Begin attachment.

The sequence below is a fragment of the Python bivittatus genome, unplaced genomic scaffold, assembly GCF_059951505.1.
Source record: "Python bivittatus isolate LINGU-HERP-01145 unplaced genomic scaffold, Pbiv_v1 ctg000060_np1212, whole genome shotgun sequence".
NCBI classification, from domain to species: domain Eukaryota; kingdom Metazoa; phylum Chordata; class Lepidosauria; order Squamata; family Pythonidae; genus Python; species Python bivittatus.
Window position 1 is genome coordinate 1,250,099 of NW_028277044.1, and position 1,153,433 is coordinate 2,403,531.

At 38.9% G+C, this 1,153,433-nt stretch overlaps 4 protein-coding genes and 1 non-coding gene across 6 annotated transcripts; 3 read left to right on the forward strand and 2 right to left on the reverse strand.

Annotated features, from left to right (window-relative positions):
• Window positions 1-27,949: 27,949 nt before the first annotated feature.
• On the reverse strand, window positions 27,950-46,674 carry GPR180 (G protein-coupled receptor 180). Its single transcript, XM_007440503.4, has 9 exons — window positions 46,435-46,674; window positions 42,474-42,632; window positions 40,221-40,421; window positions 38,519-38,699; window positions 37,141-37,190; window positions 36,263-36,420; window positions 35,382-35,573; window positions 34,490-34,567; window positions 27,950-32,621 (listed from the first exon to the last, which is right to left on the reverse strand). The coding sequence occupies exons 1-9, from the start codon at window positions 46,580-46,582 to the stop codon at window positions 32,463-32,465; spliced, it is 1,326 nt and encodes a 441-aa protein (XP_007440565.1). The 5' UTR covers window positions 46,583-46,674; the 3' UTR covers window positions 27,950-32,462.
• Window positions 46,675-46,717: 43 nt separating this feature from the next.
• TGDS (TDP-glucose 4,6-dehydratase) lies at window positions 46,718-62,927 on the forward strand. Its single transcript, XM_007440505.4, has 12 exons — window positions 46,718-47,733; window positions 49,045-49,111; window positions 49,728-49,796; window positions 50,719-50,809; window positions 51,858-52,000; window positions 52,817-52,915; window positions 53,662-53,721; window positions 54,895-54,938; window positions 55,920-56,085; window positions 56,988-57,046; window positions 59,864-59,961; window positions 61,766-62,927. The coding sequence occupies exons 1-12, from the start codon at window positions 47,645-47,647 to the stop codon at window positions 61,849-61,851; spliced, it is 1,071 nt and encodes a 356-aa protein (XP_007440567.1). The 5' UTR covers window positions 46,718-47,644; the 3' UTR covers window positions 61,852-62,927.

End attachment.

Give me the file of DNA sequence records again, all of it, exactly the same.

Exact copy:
The sequence below is a fragment of the Python bivittatus genome, unplaced genomic scaffold, assembly GCF_059951505.1.
Source record: "Python bivittatus isolate LINGU-HERP-01145 unplaced genomic scaffold, Pbiv_v1 ctg000060_np1212, whole genome shotgun sequence".
NCBI classification, from domain to species: domain Eukaryota; kingdom Metazoa; phylum Chordata; class Lepidosauria; order Squamata; family Pythonidae; genus Python; species Python bivittatus.
Window position 1 is genome coordinate 1,250,099 of NW_028277044.1, and position 1,153,433 is coordinate 2,403,531.

At 38.9% G+C, this 1,153,433-nt stretch overlaps 4 protein-coding genes and 1 non-coding gene across 6 annotated transcripts; 3 read left to right on the forward strand and 2 right to left on the reverse strand.

Annotated features, from left to right (window-relative positions):
• Window positions 1-27,949: 27,949 nt before the first annotated feature.
• On the reverse strand, window positions 27,950-46,674 carry GPR180 (G protein-coupled receptor 180). Its single transcript, XM_007440503.4, has 9 exons — window positions 46,435-46,674; window positions 42,474-42,632; window positions 40,221-40,421; window positions 38,519-38,699; window positions 37,141-37,190; window positions 36,263-36,420; window positions 35,382-35,573; window positions 34,490-34,567; window positions 27,950-32,621 (listed from the first exon to the last, which is right to left on the reverse strand). The coding sequence occupies exons 1-9, from the start codon at window positions 46,580-46,582 to the stop codon at window positions 32,463-32,465; spliced, it is 1,326 nt and encodes a 441-aa protein (XP_007440565.1). The 5' UTR covers window positions 46,583-46,674; the 3' UTR covers window positions 27,950-32,462.
• Window positions 46,675-46,717: 43 nt separating this feature from the next.
• TGDS (TDP-glucose 4,6-dehydratase) lies at window positions 46,718-62,927 on the forward strand. Its single transcript, XM_007440505.4, has 12 exons — window positions 46,718-47,733; window positions 49,045-49,111; window positions 49,728-49,796; window positions 50,719-50,809; window positions 51,858-52,000; window positions 52,817-52,915; window positions 53,662-53,721; window positions 54,895-54,938; window positions 55,920-56,085; window positions 56,988-57,046; window positions 59,864-59,961; window positions 61,766-62,927. The coding sequence occupies exons 1-12, from the start codon at window positions 47,645-47,647 to the stop codon at window positions 61,849-61,851; spliced, it is 1,071 nt and encodes a 356-aa protein (XP_007440567.1). The 5' UTR covers window positions 46,718-47,644; the 3' UTR covers window positions 61,852-62,927.